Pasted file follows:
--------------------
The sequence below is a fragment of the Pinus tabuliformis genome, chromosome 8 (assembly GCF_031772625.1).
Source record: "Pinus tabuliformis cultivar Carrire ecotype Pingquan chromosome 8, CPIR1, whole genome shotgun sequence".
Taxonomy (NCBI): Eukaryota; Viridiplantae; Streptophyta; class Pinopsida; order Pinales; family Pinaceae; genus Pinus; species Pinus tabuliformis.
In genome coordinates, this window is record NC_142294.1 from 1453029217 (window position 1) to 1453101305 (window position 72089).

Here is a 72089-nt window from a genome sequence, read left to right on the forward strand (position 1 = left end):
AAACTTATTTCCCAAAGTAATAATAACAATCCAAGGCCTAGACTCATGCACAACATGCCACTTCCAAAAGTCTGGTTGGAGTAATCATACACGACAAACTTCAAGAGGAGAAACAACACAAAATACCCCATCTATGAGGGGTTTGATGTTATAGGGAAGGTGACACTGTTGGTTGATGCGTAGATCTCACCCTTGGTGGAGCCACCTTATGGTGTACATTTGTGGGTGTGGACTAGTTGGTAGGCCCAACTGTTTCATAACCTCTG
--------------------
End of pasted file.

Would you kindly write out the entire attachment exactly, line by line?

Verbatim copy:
The sequence below is a fragment of the Pinus tabuliformis genome, chromosome 8 (assembly GCF_031772625.1).
Source record: "Pinus tabuliformis cultivar Carrire ecotype Pingquan chromosome 8, CPIR1, whole genome shotgun sequence".
Taxonomy (NCBI): Eukaryota; Viridiplantae; Streptophyta; class Pinopsida; order Pinales; family Pinaceae; genus Pinus; species Pinus tabuliformis.
In genome coordinates, this window is record NC_142294.1 from 1453029217 (window position 1) to 1453101305 (window position 72089).

Here is a 72089-nt window from a genome sequence, read left to right on the forward strand (position 1 = left end):
AAACTTATTTCCCAAAGTAATAATAACAATCCAAGGCCTAGACTCATGCACAACATGCCACTTCCAAAAGTCTGGTTGGAGTAATCATACACGACAAACTTCAAGAGGAGAAACAACACAAAATACCCCATCTATGAGGGGTTTGATGTTATAGGGAAGGTGACACTGTTGGTTGATGCGTAGATCTCACCCTTGGTGGAGCCACCTTATGGTGTACATTTGTGGGTGTGGACTAGTTGGTAGGCCCAACTGTTTCATAACCTCTG